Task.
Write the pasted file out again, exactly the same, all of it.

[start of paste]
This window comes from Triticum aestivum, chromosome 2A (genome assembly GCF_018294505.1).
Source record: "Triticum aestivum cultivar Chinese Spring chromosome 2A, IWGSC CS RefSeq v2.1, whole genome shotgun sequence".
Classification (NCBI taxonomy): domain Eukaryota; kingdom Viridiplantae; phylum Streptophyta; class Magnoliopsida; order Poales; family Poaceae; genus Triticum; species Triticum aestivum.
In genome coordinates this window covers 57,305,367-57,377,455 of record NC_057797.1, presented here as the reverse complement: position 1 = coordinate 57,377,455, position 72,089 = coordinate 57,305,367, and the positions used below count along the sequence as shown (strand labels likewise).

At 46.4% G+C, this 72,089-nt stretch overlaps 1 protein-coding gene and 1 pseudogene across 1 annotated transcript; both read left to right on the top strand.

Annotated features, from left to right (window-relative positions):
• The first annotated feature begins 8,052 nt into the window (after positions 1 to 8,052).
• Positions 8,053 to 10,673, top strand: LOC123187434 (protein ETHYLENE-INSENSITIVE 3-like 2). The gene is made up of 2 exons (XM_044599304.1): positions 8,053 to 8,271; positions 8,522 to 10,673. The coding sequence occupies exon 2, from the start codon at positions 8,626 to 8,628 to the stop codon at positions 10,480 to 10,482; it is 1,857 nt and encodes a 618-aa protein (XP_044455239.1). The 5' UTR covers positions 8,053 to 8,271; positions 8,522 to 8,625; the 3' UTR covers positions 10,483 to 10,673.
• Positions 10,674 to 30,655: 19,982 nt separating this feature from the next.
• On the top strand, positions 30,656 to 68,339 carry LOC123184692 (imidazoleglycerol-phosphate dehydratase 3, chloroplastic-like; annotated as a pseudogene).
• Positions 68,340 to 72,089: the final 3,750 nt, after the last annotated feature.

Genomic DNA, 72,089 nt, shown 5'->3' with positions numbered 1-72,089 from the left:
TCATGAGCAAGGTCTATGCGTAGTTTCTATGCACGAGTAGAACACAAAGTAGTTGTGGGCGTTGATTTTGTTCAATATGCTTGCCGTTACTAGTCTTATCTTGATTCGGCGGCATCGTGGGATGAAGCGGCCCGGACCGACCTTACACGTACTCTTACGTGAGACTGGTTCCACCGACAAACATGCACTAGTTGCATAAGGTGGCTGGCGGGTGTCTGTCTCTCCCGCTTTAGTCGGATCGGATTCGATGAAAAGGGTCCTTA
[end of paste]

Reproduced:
This window comes from Triticum aestivum, chromosome 2A (genome assembly GCF_018294505.1).
Source record: "Triticum aestivum cultivar Chinese Spring chromosome 2A, IWGSC CS RefSeq v2.1, whole genome shotgun sequence".
Classification (NCBI taxonomy): domain Eukaryota; kingdom Viridiplantae; phylum Streptophyta; class Magnoliopsida; order Poales; family Poaceae; genus Triticum; species Triticum aestivum.
In genome coordinates this window covers 57,305,367-57,377,455 of record NC_057797.1, presented here as the reverse complement: position 1 = coordinate 57,377,455, position 72,089 = coordinate 57,305,367, and the positions used below count along the sequence as shown (strand labels likewise).

At 46.4% G+C, this 72,089-nt stretch overlaps 1 protein-coding gene and 1 pseudogene across 1 annotated transcript; both read left to right on the top strand.

Annotated features, from left to right (window-relative positions):
• The first annotated feature begins 8,052 nt into the window (after positions 1 to 8,052).
• Positions 8,053 to 10,673, top strand: LOC123187434 (protein ETHYLENE-INSENSITIVE 3-like 2). The gene is made up of 2 exons (XM_044599304.1): positions 8,053 to 8,271; positions 8,522 to 10,673. The coding sequence occupies exon 2, from the start codon at positions 8,626 to 8,628 to the stop codon at positions 10,480 to 10,482; it is 1,857 nt and encodes a 618-aa protein (XP_044455239.1). The 5' UTR covers positions 8,053 to 8,271; positions 8,522 to 8,625; the 3' UTR covers positions 10,483 to 10,673.
• Positions 10,674 to 30,655: 19,982 nt separating this feature from the next.
• On the top strand, positions 30,656 to 68,339 carry LOC123184692 (imidazoleglycerol-phosphate dehydratase 3, chloroplastic-like; annotated as a pseudogene).
• Positions 68,340 to 72,089: the final 3,750 nt, after the last annotated feature.

Genomic DNA, 72,089 nt, shown 5'->3' with positions numbered 1-72,089 from the left:
TCATGAGCAAGGTCTATGCGTAGTTTCTATGCACGAGTAGAACACAAAGTAGTTGTGGGCGTTGATTTTGTTCAATATGCTTGCCGTTACTAGTCTTATCTTGATTCGGCGGCATCGTGGGATGAAGCGGCCCGGACCGACCTTACACGTACTCTTACGTGAGACTGGTTCCACCGACAAACATGCACTAGTTGCATAAGGTGGCTGGCGGGTGTCTGTCTCTCCCGCTTTAGTCGGATCGGATTCGATGAAAAGGGTCCTTA